Mortgage giant Fannie Mae is urging FEMA to set federal standards for how home sellers disclose flood risks to potential buyers.
The news: The recommendation Fannie Mae made to FEMA would shine a light on potential damages homeowners would face from climate change, which has contributed to rising sea levels, stronger storm surges and heavier rainfalls that increase flooding. The government-controlled Fannie Mae buys mortgages from lenders and sells them as securities to investors. FEMA operates the National Flood Insurance Program.
Only a handful of states currently require sellers to tell buyers whether their home has incurred flooding in the past or if it exists in a flood zone. Climate advocates have pushed for all states to ensure sellers convey that information, arguing that failing to do so distorts property values and leaves buyers exposed to flood-related damages not covered by home insurance.
“Under the current residential real estate disclosure landscape, which varies from state to state, potential homebuyers rarely receive information related to flooding and flood risk during the home buying process,” Timothy Judge, chief climate officer for Fannie Mae, wrote in the comment. “As a result, many homebuyers are unaware of whether their potential home has been flooded before, leaving them potentially exposed to future flooding events and making it less likely for them to proactively adopt flood mitigation measures.”
The details: Fannie Mae made the comments in a Jan. 11 filing for the National Flood Insurance Program’s floodplain management standards for land management and use. Fannie Mae and Freddie Mac, the other big government-controlled housing finance company, guarantee about half of the U.S. mortgage market.
Fannie Mae noted 28 states “have minimal or no laws mandating” flood risk disclosure and urged FEMA to create a “national flood risk reporting standard” to aid prospective homebuyers. It suggested that information would limit future taxpayer losses by encouraging buyers to “self-select” away from repeatedly flooded homes.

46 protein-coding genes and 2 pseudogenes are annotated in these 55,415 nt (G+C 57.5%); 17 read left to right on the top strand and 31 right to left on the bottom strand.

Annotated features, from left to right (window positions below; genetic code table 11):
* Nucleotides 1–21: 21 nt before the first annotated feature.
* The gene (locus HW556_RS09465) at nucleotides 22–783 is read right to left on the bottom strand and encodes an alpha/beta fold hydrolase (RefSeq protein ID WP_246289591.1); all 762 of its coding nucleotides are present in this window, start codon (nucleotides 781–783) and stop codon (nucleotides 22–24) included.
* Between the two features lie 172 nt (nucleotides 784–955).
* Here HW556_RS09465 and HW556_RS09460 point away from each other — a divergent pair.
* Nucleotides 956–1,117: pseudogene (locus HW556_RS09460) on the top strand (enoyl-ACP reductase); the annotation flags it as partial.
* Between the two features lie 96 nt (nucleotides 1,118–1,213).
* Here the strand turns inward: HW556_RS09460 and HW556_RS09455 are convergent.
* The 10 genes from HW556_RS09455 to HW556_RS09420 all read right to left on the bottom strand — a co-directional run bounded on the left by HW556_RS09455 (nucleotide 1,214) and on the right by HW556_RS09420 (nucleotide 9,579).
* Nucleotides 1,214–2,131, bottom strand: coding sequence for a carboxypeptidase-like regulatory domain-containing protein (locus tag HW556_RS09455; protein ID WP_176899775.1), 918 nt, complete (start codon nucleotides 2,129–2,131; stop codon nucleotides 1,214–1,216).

“First, we recommend that FEMA establish standardized flood risk disclosures and promulgate regulations requiring their use in various contexts,” Judge said. “These flood-related disclosures, if required as part of the disclosure package for the sale of residential real property, would equip potential buyers with the information needed to make an informed decision regarding the flood risk associated with their new home.”
Fannie Mae said potentially relevant disclosure could cover “a property’s current flood zone designation, past property flooding events, and current flood insurance coverage on the home.”
Context: The comments come as FEMA puts new flood insurance rates into motion and as the Federal Housing Finance Agency, which oversees Fannie Mae, weighs how climate change affects the mortgage market.
FEMA’s flood insurance update, known as Risk Rating 2.0, is designed to account for more property-specific flood risk information. But some lawmakers have pushed FEMA to delay the new system, fearing premium increases for homeowners. It began to go into effect last year for new insurance policies and is set to launch for renewing policies in April.
Risk Rating 2.0 moves away from a model that conveys risks based on whether a home is located in a specified flood zone. Floodplain managers, spending watchdogs and climate experts have criticized that system for failing to account for future climate change and relying on outdated maps.
Fannie Mae, meanwhile, has wrestled with how much climate-related risk it holds in its portfolio. It has pointed to flood insurance as a first line of defense for losses.
“[W]e believe FEMA making more climate-related information readily available will assist consumers, and others, in making educated decisions around climate-related risk mitigation and resilience measures,” Judge said in Fannie Mae’s comment letter.